The chairman of the Omaha Public Power District board said Thursday that the utility’s decision to fly the rainbow flag during June for LGBTQ Pride Month elicited an overwhelmingly positive response, despite some criticism.
“From a board member’s perspective, there was a little bit of an organized effort to push back on it,” Craig Moody said. “My understanding, however, is that by and large, there has been overwhelmingly positive feedback.”
OPPD joined the City of Omaha, Mutual of Omaha, Union Pacific Railroad and Bank of the West as some of the major local entities showing support for the LGBTQ community in June by displaying the flag. Rainbow flags were displayed at multiple OPPD locations, Moody said.
Carrie Murphy, a spokeswoman for Omaha Mayor Jean Stothert, said a few calls about the city’s display of the flag came into the Mayor’s Hotline, “most against.”
The hotline staff estimated that they received fewer than 10 calls on the topic, she said.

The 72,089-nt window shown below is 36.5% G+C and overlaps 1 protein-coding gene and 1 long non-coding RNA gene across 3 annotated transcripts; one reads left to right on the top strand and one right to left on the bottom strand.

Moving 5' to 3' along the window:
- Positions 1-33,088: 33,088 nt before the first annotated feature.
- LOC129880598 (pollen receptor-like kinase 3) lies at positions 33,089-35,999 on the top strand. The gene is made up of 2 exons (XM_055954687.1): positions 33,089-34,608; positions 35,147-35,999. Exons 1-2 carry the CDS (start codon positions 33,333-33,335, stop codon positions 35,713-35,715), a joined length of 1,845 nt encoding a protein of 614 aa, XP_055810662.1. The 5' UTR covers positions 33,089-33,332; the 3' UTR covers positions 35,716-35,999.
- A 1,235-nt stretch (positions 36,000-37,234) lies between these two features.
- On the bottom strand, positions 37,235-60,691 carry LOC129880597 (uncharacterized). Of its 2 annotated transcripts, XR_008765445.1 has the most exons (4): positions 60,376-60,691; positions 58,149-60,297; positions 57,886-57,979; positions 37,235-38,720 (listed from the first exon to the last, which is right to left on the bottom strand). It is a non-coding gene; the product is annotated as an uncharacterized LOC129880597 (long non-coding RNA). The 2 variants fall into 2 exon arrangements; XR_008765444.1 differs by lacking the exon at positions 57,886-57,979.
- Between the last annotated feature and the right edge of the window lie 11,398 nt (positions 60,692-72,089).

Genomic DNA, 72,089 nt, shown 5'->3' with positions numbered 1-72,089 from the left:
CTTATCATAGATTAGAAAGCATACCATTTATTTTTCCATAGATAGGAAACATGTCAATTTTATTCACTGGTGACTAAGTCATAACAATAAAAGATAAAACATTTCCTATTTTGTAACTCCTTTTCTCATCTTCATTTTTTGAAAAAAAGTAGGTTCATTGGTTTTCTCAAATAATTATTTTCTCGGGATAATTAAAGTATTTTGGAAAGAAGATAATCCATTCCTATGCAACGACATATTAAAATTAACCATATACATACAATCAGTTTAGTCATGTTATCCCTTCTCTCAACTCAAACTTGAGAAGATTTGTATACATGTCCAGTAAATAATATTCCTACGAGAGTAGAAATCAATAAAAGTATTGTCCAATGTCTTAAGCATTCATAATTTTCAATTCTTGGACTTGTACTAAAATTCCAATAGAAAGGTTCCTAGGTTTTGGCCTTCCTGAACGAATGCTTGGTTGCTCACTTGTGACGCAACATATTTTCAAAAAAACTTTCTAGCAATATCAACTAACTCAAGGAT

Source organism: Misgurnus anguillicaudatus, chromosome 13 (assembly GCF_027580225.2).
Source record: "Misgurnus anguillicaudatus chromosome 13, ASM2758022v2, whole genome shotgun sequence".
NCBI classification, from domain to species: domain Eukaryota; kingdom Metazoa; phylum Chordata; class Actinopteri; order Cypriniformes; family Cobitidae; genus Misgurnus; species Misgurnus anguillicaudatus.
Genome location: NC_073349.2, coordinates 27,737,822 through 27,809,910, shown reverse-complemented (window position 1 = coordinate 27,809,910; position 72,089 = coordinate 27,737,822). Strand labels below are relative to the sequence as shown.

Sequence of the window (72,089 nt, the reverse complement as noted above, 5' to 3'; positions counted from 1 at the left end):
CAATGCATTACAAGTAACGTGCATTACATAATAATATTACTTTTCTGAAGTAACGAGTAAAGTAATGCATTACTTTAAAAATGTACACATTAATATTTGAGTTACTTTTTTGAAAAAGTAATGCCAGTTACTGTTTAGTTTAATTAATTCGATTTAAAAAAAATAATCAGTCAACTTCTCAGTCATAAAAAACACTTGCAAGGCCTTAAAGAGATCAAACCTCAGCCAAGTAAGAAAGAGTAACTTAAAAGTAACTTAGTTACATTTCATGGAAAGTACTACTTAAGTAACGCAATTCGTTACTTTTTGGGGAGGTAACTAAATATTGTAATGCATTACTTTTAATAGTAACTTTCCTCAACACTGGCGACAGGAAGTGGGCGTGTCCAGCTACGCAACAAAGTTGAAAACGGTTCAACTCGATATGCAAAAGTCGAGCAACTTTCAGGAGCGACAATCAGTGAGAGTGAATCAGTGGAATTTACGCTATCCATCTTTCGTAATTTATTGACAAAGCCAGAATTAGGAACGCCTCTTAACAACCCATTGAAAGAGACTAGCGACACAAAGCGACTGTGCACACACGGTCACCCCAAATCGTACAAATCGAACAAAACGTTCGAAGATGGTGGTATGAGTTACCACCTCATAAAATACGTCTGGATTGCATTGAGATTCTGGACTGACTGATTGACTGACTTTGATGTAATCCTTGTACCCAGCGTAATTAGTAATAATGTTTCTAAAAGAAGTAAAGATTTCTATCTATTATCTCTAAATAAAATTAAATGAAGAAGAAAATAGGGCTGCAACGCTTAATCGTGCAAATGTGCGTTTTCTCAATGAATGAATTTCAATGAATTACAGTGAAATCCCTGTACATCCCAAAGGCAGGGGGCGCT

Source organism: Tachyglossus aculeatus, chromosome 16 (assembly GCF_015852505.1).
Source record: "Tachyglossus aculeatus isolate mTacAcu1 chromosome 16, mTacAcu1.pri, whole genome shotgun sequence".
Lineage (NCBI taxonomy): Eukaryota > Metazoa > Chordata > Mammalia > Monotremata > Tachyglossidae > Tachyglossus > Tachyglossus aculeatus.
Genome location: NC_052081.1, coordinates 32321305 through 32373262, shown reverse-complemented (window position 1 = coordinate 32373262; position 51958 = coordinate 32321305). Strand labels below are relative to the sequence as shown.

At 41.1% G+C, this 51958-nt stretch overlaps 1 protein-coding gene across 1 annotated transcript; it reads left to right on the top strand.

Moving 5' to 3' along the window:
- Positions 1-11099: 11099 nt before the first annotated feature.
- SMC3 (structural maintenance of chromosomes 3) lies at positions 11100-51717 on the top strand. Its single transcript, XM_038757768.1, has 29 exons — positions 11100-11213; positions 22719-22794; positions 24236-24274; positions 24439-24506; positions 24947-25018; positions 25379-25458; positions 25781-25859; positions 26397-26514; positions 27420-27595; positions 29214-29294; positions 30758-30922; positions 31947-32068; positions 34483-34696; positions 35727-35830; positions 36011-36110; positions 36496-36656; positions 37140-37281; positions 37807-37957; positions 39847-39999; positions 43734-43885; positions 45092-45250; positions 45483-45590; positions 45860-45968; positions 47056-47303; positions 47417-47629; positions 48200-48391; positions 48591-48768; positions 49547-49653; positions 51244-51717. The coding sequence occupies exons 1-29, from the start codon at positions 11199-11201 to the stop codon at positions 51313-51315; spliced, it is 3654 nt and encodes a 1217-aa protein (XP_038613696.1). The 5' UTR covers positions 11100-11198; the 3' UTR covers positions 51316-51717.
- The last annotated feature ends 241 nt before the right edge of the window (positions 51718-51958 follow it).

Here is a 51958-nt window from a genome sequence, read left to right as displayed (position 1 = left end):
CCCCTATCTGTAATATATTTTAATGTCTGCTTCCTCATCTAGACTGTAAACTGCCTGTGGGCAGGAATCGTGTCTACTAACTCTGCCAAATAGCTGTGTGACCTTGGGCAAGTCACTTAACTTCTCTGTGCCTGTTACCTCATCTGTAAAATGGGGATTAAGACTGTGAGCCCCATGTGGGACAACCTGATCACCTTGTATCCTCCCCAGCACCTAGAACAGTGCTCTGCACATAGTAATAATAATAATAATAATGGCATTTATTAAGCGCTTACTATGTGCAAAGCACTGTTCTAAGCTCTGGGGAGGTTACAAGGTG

Earlier this week on his Twitter account, Moody responded to some of the negative criticism he had been receiving.
“The more bigoted, hateful emails I get opposing @OPPDCares flying of the Rainbow flag, the more I’m gonna double down on it,” he wrote. “Y’all know you’re demonstrating why such an action is important and necessary, right? Thanks for the affirmation. #Pride.”
Every year, during the month of June, the LGBTQ community celebrates in a number of ways. Across the globe, events are held as a way of recognizing the influence LGBTQ people have in their communities. June was chosen because it’s when the Stonewall riots took place in New York City in 1969 following a police raid at the Stonewall Inn, a popular gay bar in Greenwich Village.
OPPD’s decision to support Pride Month came after a request from an employee LGBTQ group, Moody said. The company, he said, also demonstrates its support for other employee groups such as veterans, African Americans, women and young professionals.
Andy Halperin with Mutual of Omaha said the response to the company’s flying of the Pride flag “has been very positive, both with our associates and on social media.”
Raquel Espinoza, a spokeswoman for Union Pacific, said that almost all the feedback the company has received about its rainbow flag has been positive.
“We hope others will join us in making our city an inclusive place for everyone,” she said.